If you’re a federal contractor and just now thinking about how to approach fiscal 2016, actually you are too late. It starts Thursday. But federal contractors are nothing if not resourceful. An interview I had Tuesday morning with Bloomberg Government’s Brian Friel offers up the five big trends shaping contracts in the coming year. Contractors have corresponding strategies for dealing with each of them.
1. Friel said budget caps will constrain spending, so discretionary spending will grow at less than 2 percent. My recommendation? It’s a time to examine costs, never fun, but necessary. Avoid proposing gilded lily types of solutions, but put yourself in the federal buyer’s point of view. Home contractors often price according to what ZIP code you live in. Assume your federal customers are all on the wrong side of the tracks.
2. Friel estimated recompetes will end up as heartbreakers for incumbents. Renewals will give federal agencies a chance to rethink their approaches to getting things done, applying a little value analysis to drive out costs. So contractors, in my view, should look at what they are doing under long-term contracts now that are up for renewal, and blow it up. Ask, what would I bid if I wanted to knock myself out of the competition? Like the business gurus like to say, make yourself obsolete before the other guy does.
3. In Friel’s view, the small business set-aside boom continues next week. If you’re L-3 or CSC, there’s not a lot you can do. But maybe you work for a behemoth and always wanted to do your own thing. Get a slot in one of the non-traditional innovator homes like Eastern Foundry and take the plunge. If you are an established small business, you can’t immediately do anything about your channel and GWAC (governmentwide acquisition contract) position, but you can look at your talent array and see what tweaks you can add in terms of specialized people. Maybe even that talented person at one of the biggies you sub to, who might like to escape the big-company bureaucracy she’s stuck in.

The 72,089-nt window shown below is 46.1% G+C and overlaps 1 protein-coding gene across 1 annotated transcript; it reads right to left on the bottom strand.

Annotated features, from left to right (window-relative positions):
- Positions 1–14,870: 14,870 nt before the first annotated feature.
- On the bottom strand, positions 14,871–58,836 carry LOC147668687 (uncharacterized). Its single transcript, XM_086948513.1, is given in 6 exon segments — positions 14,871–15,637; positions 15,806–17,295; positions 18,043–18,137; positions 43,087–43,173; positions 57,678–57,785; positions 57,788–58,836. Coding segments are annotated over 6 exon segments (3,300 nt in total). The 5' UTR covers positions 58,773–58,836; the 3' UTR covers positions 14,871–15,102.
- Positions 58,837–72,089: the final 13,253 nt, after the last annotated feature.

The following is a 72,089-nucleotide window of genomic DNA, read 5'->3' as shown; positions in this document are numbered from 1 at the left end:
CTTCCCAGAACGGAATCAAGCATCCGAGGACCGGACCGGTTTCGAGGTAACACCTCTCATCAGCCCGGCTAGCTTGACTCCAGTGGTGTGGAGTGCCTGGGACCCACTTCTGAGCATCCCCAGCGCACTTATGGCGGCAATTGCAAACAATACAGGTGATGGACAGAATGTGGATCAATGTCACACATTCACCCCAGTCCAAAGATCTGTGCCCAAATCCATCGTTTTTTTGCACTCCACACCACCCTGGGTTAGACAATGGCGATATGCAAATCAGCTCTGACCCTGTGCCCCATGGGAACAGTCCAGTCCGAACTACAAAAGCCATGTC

4. Bloomberg is expecting a year marked by high levels of mergers, acquisitions, divestitures and restructuring among federal contractors. My take: With margins low for the foreseeable future, acquirers might find bargains. Knowing your company might add scale or bring niche capabilities to someone looking to buy, maybe this is the year to sell.
5. Expect no major acquisition reforms, Friel said. Those kinds of reforms rarely happen in election years. Better Buying Power, consolidation as envisioned by GSA’s category management — those have a long way to go. Contractors should therefore concentrate on existing vehicles, and expect possible consolidations of like GWACs.
Short term, the government seems headed to a continuing resolution. That means no money for new programs. But you can work with your agency customers to identify streams of money under a CR. Services contractors can do well because their products can be sold month-by-month.